– KTM
    Sep 8, 2023 at 14:16
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The answer is "Yes, and even for no reason"

The note in the spec says:

"The general expectation is that a physical device groups all queues of matching capabilities into a single family. However, while implementations should do this, it is possible that a physical device may return two separate queue families with the same capabilities."

So while this provides no insight into why NVIDIA put two transfer only queue families on this card (and it's possible that it is for a reason which VulkanCapsViewer does not detect,) it is perfectly legal for them to do it.

At the end of the day, I suppose this is because queue families are simply a grouping abstraction, and have no physical or logical consequence: only queues themselves are "real".

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  • $\begingroup$ See section 3.2 of the spec where it states "A single device may report multiple similar queue families rather than, or as well as, reporting multiple members of one or more of those families. This indicates that while members of those families have similar capabilities, they are not directly compatible with one another." So the answer is no, and for good reason. Because the queues are to be considered incompatible. $\endgroup$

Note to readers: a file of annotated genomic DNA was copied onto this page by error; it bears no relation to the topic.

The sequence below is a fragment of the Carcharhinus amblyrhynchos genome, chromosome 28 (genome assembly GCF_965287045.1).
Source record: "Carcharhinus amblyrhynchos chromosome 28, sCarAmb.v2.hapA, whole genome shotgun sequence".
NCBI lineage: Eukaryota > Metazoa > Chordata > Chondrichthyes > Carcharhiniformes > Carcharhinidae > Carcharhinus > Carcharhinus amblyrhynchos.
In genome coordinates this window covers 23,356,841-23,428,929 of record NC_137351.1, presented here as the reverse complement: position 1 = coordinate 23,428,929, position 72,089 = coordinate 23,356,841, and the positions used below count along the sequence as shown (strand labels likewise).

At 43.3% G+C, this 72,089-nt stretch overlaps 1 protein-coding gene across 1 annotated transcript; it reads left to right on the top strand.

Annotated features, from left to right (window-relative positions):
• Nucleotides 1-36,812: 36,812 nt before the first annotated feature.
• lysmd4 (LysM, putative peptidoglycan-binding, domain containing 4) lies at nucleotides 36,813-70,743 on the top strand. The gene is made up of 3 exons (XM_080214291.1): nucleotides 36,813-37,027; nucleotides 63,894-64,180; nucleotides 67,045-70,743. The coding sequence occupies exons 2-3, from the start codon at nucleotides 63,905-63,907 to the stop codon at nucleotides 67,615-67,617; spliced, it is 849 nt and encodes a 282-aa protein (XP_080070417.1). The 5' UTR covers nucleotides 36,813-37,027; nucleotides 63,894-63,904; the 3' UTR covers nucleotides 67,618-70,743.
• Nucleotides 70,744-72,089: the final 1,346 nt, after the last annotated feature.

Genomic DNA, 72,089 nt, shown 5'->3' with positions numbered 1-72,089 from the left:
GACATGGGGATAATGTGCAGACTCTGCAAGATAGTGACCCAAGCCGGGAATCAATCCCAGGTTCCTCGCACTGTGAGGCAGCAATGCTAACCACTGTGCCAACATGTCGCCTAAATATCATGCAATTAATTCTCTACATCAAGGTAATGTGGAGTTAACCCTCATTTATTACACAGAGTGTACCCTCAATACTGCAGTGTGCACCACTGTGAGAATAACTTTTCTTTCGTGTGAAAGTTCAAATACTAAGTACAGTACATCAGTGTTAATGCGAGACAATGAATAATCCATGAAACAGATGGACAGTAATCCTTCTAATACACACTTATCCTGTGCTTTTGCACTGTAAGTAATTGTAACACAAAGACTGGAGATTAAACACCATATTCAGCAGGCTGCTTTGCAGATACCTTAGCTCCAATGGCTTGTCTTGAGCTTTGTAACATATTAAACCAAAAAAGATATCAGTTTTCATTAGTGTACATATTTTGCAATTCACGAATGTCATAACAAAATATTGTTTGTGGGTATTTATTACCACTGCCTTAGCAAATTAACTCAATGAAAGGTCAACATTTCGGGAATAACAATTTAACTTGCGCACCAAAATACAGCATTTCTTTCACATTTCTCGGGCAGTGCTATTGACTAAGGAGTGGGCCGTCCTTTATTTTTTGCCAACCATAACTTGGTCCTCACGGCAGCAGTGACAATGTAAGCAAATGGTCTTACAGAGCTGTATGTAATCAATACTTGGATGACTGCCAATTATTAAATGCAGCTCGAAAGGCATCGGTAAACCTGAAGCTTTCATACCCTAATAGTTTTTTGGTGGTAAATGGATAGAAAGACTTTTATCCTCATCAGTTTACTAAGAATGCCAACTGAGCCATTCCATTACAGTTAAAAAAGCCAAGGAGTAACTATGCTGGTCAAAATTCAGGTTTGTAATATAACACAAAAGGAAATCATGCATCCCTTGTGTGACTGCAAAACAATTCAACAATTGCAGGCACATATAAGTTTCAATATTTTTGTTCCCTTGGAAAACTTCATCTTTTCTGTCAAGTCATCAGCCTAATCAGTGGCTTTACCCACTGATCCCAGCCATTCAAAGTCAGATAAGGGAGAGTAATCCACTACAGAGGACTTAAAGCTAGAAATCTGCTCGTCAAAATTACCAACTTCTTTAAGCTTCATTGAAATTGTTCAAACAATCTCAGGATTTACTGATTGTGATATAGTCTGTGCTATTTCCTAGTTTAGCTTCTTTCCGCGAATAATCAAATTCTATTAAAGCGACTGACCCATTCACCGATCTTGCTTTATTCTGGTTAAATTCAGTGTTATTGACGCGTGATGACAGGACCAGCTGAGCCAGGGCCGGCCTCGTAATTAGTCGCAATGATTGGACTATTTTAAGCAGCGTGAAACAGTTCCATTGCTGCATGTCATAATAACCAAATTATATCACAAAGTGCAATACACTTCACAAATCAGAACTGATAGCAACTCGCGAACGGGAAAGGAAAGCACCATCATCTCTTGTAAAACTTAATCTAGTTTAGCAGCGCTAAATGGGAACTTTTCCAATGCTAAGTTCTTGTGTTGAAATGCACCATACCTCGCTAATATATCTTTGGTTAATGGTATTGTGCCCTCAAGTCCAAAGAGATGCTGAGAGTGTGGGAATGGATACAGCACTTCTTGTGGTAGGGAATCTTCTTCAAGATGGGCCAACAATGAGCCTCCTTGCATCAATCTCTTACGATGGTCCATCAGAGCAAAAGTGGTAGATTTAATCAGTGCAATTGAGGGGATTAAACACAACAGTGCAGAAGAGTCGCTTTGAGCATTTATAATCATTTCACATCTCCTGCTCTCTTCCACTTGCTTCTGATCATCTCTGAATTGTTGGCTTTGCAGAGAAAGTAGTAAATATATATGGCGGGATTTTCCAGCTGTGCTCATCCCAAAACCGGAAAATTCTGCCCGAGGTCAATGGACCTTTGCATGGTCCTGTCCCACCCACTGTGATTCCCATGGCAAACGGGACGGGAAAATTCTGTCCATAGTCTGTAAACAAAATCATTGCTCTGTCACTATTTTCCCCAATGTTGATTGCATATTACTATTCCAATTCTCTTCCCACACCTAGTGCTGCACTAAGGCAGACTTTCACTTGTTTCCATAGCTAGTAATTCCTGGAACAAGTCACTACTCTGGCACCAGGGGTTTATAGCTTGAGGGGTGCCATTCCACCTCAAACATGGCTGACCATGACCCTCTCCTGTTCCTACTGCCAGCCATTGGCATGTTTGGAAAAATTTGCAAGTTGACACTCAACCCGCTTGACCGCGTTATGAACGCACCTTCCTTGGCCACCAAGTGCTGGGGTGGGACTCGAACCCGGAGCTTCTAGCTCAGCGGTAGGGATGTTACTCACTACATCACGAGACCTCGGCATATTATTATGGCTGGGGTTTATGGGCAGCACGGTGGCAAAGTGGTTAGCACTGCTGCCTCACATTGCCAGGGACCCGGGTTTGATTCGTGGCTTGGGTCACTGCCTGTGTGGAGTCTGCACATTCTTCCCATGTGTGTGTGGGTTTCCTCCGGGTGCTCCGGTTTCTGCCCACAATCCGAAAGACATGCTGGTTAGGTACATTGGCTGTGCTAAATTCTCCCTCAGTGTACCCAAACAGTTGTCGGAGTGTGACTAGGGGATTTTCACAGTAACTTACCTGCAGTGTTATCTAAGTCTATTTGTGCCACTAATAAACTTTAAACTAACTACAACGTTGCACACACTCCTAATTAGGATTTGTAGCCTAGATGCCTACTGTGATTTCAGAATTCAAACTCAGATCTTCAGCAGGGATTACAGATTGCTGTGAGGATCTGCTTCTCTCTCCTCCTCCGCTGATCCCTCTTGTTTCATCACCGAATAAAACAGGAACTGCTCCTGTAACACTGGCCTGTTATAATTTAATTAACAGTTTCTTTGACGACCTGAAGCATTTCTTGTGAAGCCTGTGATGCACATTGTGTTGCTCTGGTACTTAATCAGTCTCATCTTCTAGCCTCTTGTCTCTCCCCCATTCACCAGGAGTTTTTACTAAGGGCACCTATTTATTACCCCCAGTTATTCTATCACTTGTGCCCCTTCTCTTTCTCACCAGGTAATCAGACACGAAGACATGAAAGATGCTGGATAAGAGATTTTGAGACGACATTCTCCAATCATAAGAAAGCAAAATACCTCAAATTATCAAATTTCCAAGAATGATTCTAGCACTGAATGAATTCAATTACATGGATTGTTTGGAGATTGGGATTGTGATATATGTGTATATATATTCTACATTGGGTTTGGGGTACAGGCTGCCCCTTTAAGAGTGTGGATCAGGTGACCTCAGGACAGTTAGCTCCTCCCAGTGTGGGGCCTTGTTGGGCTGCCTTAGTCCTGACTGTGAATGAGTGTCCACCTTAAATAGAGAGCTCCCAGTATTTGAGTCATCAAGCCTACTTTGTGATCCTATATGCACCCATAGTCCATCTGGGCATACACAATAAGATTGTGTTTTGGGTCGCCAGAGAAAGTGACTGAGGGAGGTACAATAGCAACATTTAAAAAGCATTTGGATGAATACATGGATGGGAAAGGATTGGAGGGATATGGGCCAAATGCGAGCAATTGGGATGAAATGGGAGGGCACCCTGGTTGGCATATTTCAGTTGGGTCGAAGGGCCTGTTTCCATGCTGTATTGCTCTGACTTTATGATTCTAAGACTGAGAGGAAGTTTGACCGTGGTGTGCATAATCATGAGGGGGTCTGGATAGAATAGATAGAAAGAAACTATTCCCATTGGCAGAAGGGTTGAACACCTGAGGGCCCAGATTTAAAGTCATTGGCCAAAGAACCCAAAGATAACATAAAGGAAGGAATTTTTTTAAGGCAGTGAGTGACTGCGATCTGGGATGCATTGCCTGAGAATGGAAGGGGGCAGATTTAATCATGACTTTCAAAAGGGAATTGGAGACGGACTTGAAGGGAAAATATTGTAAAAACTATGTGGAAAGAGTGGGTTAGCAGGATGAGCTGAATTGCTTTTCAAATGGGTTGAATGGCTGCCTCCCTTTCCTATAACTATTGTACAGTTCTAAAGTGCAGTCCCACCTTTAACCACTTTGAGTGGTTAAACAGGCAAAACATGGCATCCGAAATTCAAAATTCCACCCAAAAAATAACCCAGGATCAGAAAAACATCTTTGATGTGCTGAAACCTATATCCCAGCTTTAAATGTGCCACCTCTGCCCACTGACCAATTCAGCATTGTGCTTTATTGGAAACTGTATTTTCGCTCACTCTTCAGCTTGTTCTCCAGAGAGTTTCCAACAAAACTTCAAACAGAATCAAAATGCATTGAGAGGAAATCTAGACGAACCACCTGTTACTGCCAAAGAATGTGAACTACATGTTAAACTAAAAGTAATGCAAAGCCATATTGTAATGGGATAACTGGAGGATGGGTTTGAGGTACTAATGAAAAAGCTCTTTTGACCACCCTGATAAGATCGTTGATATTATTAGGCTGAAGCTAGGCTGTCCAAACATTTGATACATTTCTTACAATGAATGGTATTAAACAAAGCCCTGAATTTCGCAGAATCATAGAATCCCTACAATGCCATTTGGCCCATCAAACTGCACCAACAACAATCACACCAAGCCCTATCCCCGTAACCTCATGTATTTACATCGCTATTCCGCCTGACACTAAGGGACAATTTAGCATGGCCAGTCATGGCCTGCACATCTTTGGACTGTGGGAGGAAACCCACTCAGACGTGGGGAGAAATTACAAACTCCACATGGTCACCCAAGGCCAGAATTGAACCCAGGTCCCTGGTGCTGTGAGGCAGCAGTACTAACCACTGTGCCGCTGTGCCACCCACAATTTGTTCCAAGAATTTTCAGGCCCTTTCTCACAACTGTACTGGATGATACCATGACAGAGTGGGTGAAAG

– pmw1234
    Sep 9, 2023 at 17:17
  • $\begingroup$ I read that, but then -- and this may seem crazy -- I kept reading. 5.3.1 has the note quoted above. And, once more, you're answering a different question than the one I'm asking... and rather rudely downvoting a correct answer. I'm going to wait and see if someone knowledgeable has anything more to add. $\endgroup$
    – KTM
    Sep 11, 2023 at 13:14
  • $\begingroup$ My only goal with the downvote was to get readers of this answer to take notice that while this answer taken in a bubble could be considered true, but when taken within the full context of the API it is not. There was no hidden personal meaning behind it. I apologize if you took it that way. Good Luck $\endgroup$
    – pmw1234
    Sep 11, 2023 at 13:48
  • $\begingroup$ But that's what is misleading: it is true. If we're to resolve the apparent contradiction in the specification we should read it thus: queues that are different necessarily have different queue families; but queues in different queue families are not necessarily different (though they really should be.) The QF paradigm forces you to treat them as though they were different even if they aren't, which is fine. $\endgroup$
    – KTM
    Sep 11, 2023 at 13:59
  • $\begingroup$ I'm not suggesting that we should or could do an end-run and combine two queue families that appear similar, I'm only trying to see if there are real world cards that report multiple queue families that appear to be the same -- which there are, and which is legal. I still think that probably the extra transfer queue family is different, but without access to it I can't be sure. $\endgroup$
    – KTM
    Sep 11, 2023 at 14:02